In what is sure to become a cause celebre, federal law enforcement authorities on Tuesday unsealed an indictment against Aaron Swartz, one of the young creators of the popular social news sharing service Reddit, and a prominent progressive activist.
Federal authorities have charged Swartz with breaking into MIT’s network and using an automated program to download more than four million articles from JSTOR, an online database of academic journals maintained at MIT between late September 2010 and early January 2011.
According to the indictment, among other things JSTOR prohibits automated downloads of content and downloads of entire journals. MIT is a subscriber to JSTOR.The indictment claims that the 24-year-old Swartz accessed MIT’s databases by sneaking into one of the university’s computer wiring closets in a building basement and accessing the network through a switch in the closet.
The feds allege that he was attempting to distribute the millions of documents through online file-sharing systems.
“Stealing is stealing whether you use a computer command or a crowbar, and whether you take documents, data or dollars,” said US Attorney Carmen M. Ortiz. “It is equally harmful to the victim whether you sell what you have stolen or give it away.”
Swartz declined to speak about the case with TPM, but pointed us to a statement on the Demand Progress blog.
He’s the former executive director and founder of the organization, and co-founder of Bold Progressives, a political action committee that describes itself as dedicated “to electing bold progressive candidates to federal office and to help those candidates and their campaigns save money, work smarter, and win more often.”
Swartz surrendered himself and was arraigned in U.S. District Court in Boston on Tuesday morning, where he pleaded not guilty.
His attorney is Andrew Good, a well-known lawyer who has been involved in many high-profile computer intrusion cases.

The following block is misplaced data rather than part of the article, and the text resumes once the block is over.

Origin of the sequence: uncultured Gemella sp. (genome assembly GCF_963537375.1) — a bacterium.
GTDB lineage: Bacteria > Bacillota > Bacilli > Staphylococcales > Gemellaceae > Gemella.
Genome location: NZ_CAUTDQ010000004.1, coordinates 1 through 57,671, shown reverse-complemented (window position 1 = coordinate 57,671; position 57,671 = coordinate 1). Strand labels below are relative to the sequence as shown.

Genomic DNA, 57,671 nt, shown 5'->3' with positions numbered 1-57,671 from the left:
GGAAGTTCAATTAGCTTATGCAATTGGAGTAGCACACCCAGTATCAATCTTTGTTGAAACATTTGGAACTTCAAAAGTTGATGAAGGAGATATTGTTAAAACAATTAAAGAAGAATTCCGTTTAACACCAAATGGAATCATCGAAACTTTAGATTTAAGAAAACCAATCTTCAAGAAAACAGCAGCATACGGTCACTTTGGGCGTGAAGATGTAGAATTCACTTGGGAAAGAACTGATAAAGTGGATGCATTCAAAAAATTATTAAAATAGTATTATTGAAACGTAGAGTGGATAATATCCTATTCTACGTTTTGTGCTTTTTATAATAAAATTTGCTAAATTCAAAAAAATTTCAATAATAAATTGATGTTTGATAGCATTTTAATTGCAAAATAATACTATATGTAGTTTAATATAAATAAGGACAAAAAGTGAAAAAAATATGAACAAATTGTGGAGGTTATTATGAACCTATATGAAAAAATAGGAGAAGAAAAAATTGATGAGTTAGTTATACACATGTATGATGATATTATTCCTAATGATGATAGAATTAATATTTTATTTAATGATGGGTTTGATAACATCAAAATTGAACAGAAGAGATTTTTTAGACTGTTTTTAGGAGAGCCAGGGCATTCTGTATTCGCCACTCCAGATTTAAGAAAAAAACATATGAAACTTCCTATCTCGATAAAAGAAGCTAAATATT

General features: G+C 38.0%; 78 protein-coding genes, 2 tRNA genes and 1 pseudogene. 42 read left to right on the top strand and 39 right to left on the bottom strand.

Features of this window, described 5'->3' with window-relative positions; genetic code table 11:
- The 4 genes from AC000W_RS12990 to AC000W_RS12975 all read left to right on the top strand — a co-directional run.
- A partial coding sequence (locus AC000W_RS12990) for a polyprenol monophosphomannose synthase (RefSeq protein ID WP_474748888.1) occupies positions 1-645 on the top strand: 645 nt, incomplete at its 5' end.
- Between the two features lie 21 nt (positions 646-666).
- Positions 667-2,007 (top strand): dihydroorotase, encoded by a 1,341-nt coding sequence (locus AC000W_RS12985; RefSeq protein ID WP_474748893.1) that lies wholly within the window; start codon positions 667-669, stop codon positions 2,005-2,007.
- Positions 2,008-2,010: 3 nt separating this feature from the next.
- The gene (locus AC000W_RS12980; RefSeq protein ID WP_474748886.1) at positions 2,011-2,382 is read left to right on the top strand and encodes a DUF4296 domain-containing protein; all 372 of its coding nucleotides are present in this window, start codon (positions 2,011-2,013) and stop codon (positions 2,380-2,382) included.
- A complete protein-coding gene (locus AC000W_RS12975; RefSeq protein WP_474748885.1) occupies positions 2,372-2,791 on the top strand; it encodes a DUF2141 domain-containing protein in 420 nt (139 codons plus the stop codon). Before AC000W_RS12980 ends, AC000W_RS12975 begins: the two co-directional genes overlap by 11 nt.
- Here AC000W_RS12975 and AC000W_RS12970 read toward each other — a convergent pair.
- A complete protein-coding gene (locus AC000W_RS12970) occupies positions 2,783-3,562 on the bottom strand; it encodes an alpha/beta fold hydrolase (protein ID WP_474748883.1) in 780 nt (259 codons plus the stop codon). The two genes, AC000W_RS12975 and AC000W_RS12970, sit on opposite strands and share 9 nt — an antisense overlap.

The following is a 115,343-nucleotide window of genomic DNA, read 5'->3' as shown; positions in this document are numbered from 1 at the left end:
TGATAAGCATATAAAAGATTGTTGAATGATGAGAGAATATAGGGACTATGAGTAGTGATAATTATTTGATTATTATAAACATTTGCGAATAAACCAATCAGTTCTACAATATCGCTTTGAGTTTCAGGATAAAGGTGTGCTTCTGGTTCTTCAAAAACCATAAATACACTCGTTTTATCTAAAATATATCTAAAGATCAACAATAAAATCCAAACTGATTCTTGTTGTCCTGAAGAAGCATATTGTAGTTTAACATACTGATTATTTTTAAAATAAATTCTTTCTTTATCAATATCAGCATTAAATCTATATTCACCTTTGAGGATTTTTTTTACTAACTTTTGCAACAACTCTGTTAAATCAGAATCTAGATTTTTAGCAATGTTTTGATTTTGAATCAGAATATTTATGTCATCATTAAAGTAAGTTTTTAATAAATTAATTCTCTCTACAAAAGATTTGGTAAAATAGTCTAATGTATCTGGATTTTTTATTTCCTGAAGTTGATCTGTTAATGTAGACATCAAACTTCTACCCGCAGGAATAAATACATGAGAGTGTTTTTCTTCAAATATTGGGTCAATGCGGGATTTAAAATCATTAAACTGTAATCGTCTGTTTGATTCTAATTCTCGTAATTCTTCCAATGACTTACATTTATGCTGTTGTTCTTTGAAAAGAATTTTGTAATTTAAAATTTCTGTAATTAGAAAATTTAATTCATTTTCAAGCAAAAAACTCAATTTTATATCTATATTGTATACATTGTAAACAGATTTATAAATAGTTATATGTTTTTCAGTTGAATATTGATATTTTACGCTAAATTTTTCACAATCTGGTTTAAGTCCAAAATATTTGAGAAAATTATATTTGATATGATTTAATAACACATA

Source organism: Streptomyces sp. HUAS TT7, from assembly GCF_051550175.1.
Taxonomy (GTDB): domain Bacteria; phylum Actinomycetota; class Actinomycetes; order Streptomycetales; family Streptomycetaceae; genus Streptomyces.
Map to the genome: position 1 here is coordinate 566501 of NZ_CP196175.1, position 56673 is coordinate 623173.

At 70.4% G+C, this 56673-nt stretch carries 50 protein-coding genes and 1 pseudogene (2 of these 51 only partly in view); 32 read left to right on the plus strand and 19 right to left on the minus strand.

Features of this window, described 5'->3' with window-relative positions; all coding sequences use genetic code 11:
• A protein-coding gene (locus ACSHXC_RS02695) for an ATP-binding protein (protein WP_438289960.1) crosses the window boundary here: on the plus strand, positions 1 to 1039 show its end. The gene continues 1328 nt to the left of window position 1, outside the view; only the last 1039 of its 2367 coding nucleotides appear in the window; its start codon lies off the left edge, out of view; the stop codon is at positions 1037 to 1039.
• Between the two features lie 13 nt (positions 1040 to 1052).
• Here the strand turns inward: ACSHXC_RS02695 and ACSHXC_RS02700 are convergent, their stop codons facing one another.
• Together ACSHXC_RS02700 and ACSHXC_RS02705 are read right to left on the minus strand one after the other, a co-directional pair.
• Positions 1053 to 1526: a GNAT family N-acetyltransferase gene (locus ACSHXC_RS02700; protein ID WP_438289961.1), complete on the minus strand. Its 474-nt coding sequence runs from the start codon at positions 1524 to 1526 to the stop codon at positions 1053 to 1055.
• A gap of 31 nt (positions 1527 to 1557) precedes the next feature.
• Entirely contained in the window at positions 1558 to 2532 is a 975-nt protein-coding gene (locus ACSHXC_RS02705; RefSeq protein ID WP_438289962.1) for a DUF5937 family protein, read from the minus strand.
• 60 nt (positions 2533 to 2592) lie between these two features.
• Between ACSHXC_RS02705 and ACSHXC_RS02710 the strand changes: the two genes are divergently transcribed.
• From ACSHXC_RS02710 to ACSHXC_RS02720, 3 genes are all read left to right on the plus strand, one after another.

If convicted, Swartz, a well-known and admired figure in the high-tech community, could face up to 35 years in prison and/or a fine of $1 million dollars.
A child prodigy who was home-schooled, flown around the world to speak as a teenager on computing topics, and profiled in Wired magazine, Swartz has been involved in building many aspects of the web that everyone uses on a daily basis. He is widely credited with co-founding Reddit, with which he is no longer affiliated, but his precise role is disputed by others involved in launching Reddit.
Demand Progress’ Executive Director David Segal professed puzzlement at the Tuesday development.
“This makes no sense,” he said on the group’s blog “it’s like trying to put someone in jail for allegedly checking too many books out of the library.”
“It’s even more strange because JSTOR has settled any claims against Aaron, explained they’ve suffered no loss or damage, and asked the government not to prosecute,” he added.
But this could be a political statement from Swartz, since he’s been a long-time activist on copyright issues.
As the indictment notes, Swartz is a fellow at Harvard’s Center for Ethics, where his mentor Larry Lessig is the director.
The indictment notes that Swartz could have accessed the research there, but chose instead to break into MIT’s network.